What Star Wars Can Teach Us About Disaster Recovery Planning

What Star Wars Can Teach Us About Disaster Recovery Planning

By Chris Brunau

In appreciation of Star Wars day (today!) we’re taking a look at the similarities between Star Wars and disaster planning, enjoy.

For those of you that aren’t absolute Star Wars fanatics, allow us to introduce you to Grand Moff Tarkin, one of the most feared and powerful leaders in the Galactic Empire. He had sole command of the original Death Star, and even Darth Vader answered to his orders. He also was terrible at disaster recovery planning.

Tarkin didn’t believe that a battle station the size of a small moon, with the power to blow up planets, had anything to fear from a rag-tag band of rebels.

This is not to say that Tarkin didn’t have a healthy respect for his enemies. There’s a reason he helped build a battle station the size of a small moon that could blow up planets. Tarkin knew that threats were out there, and he believed in being prepared.

It was precisely because Tarkin thought he was prepared for anything that he got himself—and his entire operation—blown up.

So what lessons can IT pros take from the Tarkin Blunder?

Lesson 1: Build a Disaster Response Team (and Listen to Them)

Tarkin made a show of soliciting the opinions of his command staff, and at least one, General Cassio Tagge, warned that, “If the Rebels have obtained a complete technical readout of this station, it is possible, however unlikely, they might find a weakness and exploit it.” Unfortunately, Tarkin allowed his staff to devolve into petty infighting and Force Chokes.

Your security staff and disaster response team are useful only if given the latitude they need to do their jobs, and if their assessments are objectively heeded. Your task is to keep your company safe, secure, operational and profitable. That occasionally means admitting you are vulnerable, and requires spending resources to address your vulnerabilities.

Lesson 2: Constantly Self-Assess Your Vulnerabilities (Before Someone Else Does)

Once you’ve got your core group of disaster recovery planners together, the first order of business is to determine the ways in which your organization is vulnerable. General Tagge knew the stolen Death Star plans posed a risk, but Tarkin wasted resources prosecuting the Rebels rather than analyzing the plans they stole and determining if any weakness was present.

And it clearly wasn’t a difficult weakness to uncover, given that the Rebellion computed it in less than a day on systems that could barely muster VGA graphics.

The best method to prepare for a disaster is to model the ways one is likely to affect your organization. Only then can you make adequate preparations. Tarkin assumed his and Admiral Motti‘s original plans were adequate, and that the Rebellion posed no threat—even when presented with new information in the form of stolen Death Star plans. We all saw how that turned out.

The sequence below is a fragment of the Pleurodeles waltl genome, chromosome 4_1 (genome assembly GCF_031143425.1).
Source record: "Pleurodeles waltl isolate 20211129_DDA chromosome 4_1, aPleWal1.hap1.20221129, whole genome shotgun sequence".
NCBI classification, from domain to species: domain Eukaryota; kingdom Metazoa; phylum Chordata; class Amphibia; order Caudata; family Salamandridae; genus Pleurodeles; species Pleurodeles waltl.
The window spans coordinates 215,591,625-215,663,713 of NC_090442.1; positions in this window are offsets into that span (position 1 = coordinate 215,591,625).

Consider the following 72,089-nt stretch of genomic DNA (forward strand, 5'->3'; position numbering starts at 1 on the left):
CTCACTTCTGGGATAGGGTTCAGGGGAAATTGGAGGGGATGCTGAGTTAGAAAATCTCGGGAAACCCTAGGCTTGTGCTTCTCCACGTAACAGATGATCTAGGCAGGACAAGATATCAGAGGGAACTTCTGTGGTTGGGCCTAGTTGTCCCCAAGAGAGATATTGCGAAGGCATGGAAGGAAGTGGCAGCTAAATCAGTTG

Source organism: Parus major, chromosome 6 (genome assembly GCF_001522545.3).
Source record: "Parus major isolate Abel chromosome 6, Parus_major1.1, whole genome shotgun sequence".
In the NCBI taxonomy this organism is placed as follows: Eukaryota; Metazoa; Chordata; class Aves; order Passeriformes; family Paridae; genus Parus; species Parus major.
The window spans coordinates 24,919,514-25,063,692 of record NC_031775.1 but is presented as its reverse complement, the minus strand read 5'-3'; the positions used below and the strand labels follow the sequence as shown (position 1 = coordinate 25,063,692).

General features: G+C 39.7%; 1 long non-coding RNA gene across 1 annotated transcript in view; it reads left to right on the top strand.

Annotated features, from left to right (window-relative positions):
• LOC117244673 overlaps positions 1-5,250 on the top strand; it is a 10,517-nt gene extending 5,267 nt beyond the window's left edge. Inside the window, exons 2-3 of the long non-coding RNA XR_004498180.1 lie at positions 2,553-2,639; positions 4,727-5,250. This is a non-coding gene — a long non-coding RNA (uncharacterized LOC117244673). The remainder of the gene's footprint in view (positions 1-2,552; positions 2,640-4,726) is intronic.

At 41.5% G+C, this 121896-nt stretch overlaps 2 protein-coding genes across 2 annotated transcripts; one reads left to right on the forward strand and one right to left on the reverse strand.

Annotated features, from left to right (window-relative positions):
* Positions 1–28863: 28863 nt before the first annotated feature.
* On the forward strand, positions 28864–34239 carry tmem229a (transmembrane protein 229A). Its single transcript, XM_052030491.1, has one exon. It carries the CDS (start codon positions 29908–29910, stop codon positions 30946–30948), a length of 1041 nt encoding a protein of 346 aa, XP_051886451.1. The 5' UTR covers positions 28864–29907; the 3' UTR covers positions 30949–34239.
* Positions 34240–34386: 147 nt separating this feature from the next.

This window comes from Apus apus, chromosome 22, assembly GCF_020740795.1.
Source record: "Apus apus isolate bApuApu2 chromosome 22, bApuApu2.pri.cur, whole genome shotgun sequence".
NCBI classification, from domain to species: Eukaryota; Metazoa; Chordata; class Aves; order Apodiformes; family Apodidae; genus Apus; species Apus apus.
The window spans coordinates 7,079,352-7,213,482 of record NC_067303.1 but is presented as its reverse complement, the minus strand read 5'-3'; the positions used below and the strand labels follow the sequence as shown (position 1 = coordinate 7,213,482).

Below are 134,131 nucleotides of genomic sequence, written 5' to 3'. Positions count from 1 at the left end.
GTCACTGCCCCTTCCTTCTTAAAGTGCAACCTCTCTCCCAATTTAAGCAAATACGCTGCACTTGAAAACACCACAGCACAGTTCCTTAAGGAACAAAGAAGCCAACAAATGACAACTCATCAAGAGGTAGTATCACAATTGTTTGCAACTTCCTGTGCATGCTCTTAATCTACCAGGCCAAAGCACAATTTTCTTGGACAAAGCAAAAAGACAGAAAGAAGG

Lesson 3: Be Prepared for Asymmetric Threats (Even the Crazy Ones)

As Rebel General Jan Dodonna remarked, “The Empire doesn’t consider a small, one-man fighter to be any threat. Or, they’d have a tighter defense.”

Even once the Rebel assault was underway, and the Empire finally understood what they were up against, Tarkin refused to acknowledge that he and his Death Star were in danger. His last words were, well, ironic.

Tarkin went down in flames—literally—because he could not accept the threat assessment of his security and disaster planning teams, even as an ultimately successful attack was underway.

No matter how unlikely a natural disaster or coordinated security breach may seem, you must take every plausible threat seriously. When early signs point to trouble, get your disaster response team in gear before some punk from Tatooine makes a lucky shot on your thermal exhaust port—because there won’t be any time to act afterwards.

If you don’t want to end up like Moff Tarkin, check out our DRaaS page for more information about disaster recovery plannin. Remember, forming a team and plan is only the beginning. You must empower that team, constantly re-model the threats they’ve assessed, and listen to them when they raise the alarm of impending danger.

To do otherwise is to reenact the Tarkin Blunder.

Happy Star Wars Day, and may the Force be with you!

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